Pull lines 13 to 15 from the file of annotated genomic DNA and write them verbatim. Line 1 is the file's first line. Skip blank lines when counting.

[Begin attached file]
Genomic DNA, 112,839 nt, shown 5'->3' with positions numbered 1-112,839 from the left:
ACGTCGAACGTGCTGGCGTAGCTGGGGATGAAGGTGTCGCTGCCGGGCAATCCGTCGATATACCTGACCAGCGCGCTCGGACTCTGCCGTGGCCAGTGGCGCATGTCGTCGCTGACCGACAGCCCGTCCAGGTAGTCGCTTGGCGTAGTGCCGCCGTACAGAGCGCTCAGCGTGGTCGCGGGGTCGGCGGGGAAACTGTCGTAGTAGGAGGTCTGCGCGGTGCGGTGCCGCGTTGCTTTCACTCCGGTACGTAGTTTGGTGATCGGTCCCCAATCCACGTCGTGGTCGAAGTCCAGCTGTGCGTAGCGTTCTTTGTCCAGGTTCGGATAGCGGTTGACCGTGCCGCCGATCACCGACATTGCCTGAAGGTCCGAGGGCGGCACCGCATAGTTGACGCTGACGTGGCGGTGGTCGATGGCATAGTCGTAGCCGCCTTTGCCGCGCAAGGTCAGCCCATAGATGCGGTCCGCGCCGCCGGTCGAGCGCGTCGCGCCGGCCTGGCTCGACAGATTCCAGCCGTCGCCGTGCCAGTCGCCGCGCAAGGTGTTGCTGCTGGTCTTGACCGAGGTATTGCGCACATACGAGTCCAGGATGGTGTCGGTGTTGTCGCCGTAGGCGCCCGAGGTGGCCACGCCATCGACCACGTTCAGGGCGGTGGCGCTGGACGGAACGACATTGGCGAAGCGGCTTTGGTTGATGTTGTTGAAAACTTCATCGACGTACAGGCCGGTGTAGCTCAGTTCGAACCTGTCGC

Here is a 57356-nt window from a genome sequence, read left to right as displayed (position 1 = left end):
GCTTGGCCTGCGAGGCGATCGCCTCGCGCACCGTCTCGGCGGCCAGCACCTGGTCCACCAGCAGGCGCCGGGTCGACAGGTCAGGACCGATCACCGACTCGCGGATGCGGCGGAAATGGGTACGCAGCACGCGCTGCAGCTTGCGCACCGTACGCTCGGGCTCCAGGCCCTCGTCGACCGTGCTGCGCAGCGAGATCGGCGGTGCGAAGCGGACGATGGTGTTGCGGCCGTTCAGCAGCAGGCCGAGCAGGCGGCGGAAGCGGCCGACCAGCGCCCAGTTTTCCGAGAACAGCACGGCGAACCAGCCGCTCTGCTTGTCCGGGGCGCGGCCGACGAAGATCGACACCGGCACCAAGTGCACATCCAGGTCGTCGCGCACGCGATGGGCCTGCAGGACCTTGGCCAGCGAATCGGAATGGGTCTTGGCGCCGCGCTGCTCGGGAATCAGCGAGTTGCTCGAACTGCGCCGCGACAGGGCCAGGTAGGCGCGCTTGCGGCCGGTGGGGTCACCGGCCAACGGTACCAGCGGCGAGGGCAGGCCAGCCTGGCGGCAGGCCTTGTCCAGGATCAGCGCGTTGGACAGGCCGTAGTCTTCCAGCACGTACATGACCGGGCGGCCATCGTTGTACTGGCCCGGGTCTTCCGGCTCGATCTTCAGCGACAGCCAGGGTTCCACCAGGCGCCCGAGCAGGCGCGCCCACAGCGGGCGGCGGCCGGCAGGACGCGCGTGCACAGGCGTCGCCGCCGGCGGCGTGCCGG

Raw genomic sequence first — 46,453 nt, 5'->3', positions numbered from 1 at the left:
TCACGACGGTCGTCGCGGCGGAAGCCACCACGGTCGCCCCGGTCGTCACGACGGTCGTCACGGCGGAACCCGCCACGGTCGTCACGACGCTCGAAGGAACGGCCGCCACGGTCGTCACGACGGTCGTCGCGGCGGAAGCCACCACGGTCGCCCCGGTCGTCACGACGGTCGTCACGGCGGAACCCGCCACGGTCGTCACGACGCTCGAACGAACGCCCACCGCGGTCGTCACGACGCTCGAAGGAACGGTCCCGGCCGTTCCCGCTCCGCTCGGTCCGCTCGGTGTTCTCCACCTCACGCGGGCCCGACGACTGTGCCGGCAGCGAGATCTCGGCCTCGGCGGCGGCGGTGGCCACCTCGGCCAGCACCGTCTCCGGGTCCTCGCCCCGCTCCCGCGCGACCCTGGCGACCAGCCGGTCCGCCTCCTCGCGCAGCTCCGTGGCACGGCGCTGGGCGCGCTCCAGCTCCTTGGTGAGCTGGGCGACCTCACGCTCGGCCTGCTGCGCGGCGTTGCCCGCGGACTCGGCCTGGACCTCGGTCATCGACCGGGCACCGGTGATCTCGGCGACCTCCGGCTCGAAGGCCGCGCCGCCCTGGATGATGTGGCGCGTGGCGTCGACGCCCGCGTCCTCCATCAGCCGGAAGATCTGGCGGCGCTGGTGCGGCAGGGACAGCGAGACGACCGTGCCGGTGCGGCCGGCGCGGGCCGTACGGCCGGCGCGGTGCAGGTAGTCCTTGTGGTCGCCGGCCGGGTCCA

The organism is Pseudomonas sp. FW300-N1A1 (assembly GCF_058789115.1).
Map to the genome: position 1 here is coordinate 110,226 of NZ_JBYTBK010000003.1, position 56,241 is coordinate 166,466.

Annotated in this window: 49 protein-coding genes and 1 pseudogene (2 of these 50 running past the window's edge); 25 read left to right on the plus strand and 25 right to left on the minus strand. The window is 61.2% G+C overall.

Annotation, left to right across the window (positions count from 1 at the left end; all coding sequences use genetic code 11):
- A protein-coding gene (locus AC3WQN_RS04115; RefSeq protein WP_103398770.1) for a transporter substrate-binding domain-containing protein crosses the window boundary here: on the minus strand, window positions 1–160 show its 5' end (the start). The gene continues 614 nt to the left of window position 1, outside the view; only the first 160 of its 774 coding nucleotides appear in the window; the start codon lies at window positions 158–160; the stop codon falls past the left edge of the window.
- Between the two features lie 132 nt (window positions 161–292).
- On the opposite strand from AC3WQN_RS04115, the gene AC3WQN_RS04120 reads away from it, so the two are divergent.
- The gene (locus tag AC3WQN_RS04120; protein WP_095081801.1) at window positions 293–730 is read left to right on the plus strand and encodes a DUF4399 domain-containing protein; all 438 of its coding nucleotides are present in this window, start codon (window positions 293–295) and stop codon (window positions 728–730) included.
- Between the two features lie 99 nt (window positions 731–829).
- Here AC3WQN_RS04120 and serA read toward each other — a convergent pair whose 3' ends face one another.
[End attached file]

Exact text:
- On the opposite strand from AC3WQN_RS04115, the gene AC3WQN_RS04120 reads away from it, so the two are divergent.
- The gene (locus tag AC3WQN_RS04120; protein WP_095081801.1) at window positions 293–730 is read left to right on the plus strand and encodes a DUF4399 domain-containing protein; all 438 of its coding nucleotides are present in this window, start codon (window positions 293–295) and stop codon (window positions 728–730) included.
- Between the two features lie 99 nt (window positions 731–829).